2 min read time
We recently held a live webinar where our two heads of design, Paul Dare and Adrian Norman, discussed upcoming office design trends to help you focus your fit out investment in the right place.
This is the second post in our follow-up series, which explores the topics in more depth. Paul discusses the rise of co-working and how it is influencing 'traditional' office designs.
The rise of co-working has completely revolutionised the way millions of people work every day. In the early days, co-working was primarily aimed at start-ups as a cheaper alternative to renting in a traditional office building, and they started off as a basic offering with rather basic spaces.
However, as competition has increased over the last five years, there’s been a steady change in how co-working looks, feels and behaves. It’s this evolved definition of co-working which has affected traditional office design as we know it. In some ways, co-working has re-defined millennial's expectations of the style and facilities that they expect in an office space. Communal areas? Trendy cafe space? Free beer? The list goes on...
Traditional single-occupier offices now want designs focused on collaboration, social interaction, and flexibility. Co-working spaces have typically been more relaxed, homely and open with high ceilings and less 'barriers' between occupiers. Comfy-style drop ins and lounges, loads of natural light and clear sight lines are all typical design traits of co-working offices. We’ve found today’s modern offices want to incorporate these elements to encourage social behaviours associated with co-working. This style of space is increasingly being incorporated into traditional offices, with more communal spaces and larger shared breakout spaces taking up a larger footprint than ever before. Some offices have even fully embraced the 'co-working' model, with an emphasis on open plan and casual working - just take Anomaly for example, where 75% of space is dedication to activity-based working. It's all about finding a space that suits your current task at hand.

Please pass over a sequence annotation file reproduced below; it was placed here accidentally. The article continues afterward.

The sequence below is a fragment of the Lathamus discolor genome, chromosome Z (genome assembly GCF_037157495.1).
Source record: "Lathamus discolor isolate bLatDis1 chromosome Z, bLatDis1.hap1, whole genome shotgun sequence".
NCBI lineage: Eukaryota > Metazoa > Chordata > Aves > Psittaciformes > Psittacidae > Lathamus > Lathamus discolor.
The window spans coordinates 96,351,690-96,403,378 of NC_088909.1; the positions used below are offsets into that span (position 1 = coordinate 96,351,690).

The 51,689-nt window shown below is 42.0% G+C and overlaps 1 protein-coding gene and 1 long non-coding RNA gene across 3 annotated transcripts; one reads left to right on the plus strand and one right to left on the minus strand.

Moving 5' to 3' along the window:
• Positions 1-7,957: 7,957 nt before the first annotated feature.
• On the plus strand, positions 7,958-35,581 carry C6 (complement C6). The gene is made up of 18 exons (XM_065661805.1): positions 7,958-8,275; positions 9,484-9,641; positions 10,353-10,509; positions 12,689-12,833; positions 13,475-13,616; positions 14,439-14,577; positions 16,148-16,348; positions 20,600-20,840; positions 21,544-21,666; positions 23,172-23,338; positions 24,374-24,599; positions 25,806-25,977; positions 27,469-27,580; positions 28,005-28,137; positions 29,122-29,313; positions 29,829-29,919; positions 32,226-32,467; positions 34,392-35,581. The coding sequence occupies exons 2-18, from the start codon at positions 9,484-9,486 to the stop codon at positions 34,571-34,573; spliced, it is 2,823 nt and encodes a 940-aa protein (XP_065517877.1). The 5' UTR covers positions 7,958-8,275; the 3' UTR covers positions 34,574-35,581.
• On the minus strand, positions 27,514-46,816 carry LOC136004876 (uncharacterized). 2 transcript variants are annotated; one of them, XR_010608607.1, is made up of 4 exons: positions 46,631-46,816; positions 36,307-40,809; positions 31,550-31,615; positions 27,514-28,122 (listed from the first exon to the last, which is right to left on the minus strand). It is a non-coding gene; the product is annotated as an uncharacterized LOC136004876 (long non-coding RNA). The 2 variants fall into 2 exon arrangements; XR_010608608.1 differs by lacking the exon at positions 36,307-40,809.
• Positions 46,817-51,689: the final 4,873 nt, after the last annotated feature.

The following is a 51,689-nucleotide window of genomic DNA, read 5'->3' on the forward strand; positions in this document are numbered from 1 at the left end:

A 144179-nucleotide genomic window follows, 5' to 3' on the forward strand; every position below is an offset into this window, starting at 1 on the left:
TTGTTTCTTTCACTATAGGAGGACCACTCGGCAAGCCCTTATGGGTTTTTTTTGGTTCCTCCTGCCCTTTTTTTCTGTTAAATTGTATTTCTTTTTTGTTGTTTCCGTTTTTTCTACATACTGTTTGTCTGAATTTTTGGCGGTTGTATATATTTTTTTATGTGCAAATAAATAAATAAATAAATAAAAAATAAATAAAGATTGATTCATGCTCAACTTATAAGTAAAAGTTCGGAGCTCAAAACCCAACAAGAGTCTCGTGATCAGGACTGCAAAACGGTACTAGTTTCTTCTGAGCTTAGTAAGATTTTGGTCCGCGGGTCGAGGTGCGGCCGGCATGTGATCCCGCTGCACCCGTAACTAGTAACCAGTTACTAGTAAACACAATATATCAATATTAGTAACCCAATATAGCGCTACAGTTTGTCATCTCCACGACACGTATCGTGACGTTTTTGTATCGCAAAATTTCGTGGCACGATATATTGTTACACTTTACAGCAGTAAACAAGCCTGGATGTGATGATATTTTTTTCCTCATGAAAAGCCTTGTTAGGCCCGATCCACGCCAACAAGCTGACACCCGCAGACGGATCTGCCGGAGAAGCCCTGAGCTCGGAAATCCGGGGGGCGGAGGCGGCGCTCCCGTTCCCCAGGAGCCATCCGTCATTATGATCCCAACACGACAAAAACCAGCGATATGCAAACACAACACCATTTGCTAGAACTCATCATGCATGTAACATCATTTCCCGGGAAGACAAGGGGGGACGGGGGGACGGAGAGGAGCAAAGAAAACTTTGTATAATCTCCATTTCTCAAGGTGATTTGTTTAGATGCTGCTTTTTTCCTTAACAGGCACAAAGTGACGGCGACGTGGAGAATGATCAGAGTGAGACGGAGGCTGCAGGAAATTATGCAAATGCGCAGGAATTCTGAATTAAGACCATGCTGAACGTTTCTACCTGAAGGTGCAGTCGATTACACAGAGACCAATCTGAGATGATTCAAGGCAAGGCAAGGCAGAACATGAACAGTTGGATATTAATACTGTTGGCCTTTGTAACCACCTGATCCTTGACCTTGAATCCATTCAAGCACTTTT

Although as always, design should be approached with caution. Designers need to give each organisation an in-depth evaluation of their specific needs. We must create environments specifically designed to meet the needs of individual businesses, not just carbon copies of other successful spaces.
» The Future of Co-Working